Protection Order Overview

Washington State law allows for a person to file a civil case in court asking a judge to grant an order to protect them from another person whose behavior is abusive, threatening, exploitive, or seriously alarming.  The primary purpose of most orders is to order the person the moving party (petitioner) is asking for protection against (respondent) to not contact or harm them.  Unlike all other protections orders, an Extreme Risk Protection Order is not asking for protection of the petitioner, but is to order the respondent to surrender any weapons they may own.

There are six different types of protection orders a person may choose from: 

1) Anti-harassment
2) Domestic Violence
3) Extreme Risk
4) Sexual Assault
5) Stalking
6) Vulnerable Adult

State laws establish who may seek them, who they may protect, who they may restrain, when court hearings will be conducted, and lastly, what costs my be incurred.

As of July 1, 2022 per E2SHB 1320, all protection orders will be filed under one petition, with the exception of the Extreme Risk Protection Order (click to open brochure).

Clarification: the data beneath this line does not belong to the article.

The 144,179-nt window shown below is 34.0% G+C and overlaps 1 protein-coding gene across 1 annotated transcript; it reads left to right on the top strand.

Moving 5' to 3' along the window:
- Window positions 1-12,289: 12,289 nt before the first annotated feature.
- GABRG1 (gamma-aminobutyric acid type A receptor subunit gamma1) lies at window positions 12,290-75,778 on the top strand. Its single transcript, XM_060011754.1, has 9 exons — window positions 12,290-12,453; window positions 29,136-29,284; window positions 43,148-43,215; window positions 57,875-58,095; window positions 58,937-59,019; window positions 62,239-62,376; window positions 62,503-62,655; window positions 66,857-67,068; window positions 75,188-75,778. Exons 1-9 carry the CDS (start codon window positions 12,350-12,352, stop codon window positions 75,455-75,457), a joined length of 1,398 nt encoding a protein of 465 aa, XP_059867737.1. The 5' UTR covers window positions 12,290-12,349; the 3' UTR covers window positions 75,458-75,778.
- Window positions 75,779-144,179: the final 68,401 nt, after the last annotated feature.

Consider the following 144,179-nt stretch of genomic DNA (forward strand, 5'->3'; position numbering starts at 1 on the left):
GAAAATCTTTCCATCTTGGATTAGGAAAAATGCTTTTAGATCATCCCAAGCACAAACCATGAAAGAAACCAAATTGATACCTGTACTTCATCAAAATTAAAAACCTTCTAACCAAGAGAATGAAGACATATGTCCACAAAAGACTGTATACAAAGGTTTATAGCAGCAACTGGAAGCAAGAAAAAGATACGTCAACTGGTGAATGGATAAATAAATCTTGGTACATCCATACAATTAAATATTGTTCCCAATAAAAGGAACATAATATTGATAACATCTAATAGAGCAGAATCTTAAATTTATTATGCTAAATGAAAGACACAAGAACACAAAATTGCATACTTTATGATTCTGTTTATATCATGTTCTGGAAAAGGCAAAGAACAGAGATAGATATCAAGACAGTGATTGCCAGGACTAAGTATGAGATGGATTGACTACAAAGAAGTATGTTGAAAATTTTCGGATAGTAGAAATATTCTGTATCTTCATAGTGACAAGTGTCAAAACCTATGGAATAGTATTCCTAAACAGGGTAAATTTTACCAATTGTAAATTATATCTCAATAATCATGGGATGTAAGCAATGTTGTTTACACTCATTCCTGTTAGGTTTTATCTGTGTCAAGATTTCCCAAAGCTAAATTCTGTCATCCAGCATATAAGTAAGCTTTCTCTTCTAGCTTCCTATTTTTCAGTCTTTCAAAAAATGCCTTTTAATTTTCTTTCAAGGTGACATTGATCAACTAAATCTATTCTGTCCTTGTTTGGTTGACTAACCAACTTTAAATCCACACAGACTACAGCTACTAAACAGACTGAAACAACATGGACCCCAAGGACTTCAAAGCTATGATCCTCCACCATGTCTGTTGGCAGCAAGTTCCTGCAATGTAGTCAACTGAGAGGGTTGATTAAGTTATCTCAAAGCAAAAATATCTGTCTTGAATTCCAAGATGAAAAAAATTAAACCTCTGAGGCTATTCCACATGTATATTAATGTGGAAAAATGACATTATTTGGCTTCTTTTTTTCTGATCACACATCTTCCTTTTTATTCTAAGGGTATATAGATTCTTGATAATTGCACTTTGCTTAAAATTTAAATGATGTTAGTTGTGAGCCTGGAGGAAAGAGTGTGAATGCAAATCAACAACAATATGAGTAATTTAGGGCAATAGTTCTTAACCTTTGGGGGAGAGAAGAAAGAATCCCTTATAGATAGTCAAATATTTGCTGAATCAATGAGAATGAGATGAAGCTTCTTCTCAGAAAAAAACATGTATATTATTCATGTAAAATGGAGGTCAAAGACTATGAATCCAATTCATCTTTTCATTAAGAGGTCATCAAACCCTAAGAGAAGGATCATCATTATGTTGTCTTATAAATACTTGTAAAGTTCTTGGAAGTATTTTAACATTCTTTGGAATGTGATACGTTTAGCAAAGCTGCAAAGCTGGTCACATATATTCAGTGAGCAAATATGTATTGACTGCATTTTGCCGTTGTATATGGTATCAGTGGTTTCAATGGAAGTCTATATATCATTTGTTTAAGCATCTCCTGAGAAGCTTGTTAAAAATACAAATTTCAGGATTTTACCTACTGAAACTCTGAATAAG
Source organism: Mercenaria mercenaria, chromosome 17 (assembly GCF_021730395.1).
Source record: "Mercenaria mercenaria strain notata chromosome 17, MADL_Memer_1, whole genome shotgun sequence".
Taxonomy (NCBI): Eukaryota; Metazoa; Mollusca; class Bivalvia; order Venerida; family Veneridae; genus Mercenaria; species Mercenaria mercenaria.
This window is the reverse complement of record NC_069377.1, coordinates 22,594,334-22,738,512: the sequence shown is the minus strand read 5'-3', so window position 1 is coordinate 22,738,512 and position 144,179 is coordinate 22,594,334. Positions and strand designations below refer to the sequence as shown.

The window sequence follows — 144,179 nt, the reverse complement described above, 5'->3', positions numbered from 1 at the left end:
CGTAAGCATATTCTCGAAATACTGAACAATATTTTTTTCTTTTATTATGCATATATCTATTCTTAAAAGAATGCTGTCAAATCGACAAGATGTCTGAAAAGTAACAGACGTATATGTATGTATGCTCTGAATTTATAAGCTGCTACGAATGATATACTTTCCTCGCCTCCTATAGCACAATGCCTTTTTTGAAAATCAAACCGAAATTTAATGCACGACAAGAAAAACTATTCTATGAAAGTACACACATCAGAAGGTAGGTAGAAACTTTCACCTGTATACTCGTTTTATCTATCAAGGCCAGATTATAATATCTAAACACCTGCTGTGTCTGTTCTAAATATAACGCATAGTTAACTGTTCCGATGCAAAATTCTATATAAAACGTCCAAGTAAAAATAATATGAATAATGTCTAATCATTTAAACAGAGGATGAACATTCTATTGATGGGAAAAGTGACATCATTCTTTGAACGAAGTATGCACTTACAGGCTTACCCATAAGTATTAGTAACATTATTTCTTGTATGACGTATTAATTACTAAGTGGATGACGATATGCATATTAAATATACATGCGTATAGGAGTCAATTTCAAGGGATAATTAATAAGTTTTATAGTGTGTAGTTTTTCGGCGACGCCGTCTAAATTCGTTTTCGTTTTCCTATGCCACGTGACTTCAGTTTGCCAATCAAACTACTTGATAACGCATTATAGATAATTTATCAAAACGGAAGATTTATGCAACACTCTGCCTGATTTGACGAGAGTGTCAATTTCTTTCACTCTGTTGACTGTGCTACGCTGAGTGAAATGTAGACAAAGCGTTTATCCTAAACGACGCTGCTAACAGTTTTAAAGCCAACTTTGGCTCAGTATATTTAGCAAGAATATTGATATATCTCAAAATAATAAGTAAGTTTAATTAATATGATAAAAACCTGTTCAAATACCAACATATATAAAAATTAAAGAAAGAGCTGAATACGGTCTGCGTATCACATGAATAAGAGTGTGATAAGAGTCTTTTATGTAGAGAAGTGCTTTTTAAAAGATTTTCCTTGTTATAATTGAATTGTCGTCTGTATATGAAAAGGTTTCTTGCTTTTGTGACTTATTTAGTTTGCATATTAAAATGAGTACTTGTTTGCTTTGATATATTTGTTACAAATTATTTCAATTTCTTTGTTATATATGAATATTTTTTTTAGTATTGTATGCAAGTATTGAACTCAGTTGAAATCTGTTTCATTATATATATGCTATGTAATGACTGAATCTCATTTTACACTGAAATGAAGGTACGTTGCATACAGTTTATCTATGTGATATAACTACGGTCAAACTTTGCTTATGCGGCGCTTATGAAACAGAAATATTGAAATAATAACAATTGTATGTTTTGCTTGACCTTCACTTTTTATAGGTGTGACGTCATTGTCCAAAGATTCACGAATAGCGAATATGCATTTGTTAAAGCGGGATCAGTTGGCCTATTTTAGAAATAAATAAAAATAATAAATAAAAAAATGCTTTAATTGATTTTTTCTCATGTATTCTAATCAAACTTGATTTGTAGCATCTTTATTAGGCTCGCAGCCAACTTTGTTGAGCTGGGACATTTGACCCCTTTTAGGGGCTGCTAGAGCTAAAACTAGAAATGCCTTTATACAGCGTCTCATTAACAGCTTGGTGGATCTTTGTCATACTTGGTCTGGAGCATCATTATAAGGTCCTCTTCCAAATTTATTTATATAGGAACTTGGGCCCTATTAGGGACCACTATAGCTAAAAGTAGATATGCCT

All protection order forms can be found on the Washington State Courts Website

Additional information concerning protection orders may also be found at www.washingtonlawhelp.org.

Local Resource Contact Information

Where and how to file your protection order...

Bring your protection order documents in-person to the Klickitat County Clerk's Office. Feel free to call or email us with any questions.

205 S Columbus Ave., Rm 205
Goldendale, WA 98620
Email.....clerksoffice@klickitatcounty.org
Phone....509.773.5744

The different types of Protection Orders and their definitions:

  1. Anti-Harassment 
  2. Domestic Violence
  3. Extreme Risk
  4. Sexual Assault
  5. Vulnerable Adult
  6.  Stalking

Anti-Harassment Protection Order (AHPO) 

RCW 10.14: A person who does not qualify for a domestic violence protection order and who has been seriously alarmed, annoyed or harassed by a conduct which serves no legitimate or lawful purpose.  Parties are generally not married, have not lived together, and have no children in common.

These petitions are generally filed through the District Courts; however, there are certain certain times when the petition should be filed through Superior Court.  Examples are:

  1. The Respondent to the petition is under 18 years of age; 
  2. The action involves title or possession of real property;
  3. A Superior court has exercised or is exercising jurisdiction over a proceeding involving the parties, or; 
  4. The action would have the effect of interfering with a respondent's care, control or custody of the Respondent's minor child.

Anti-Harassment Flow Chart

** $53.00 filing fee; may asked for fee to be waived **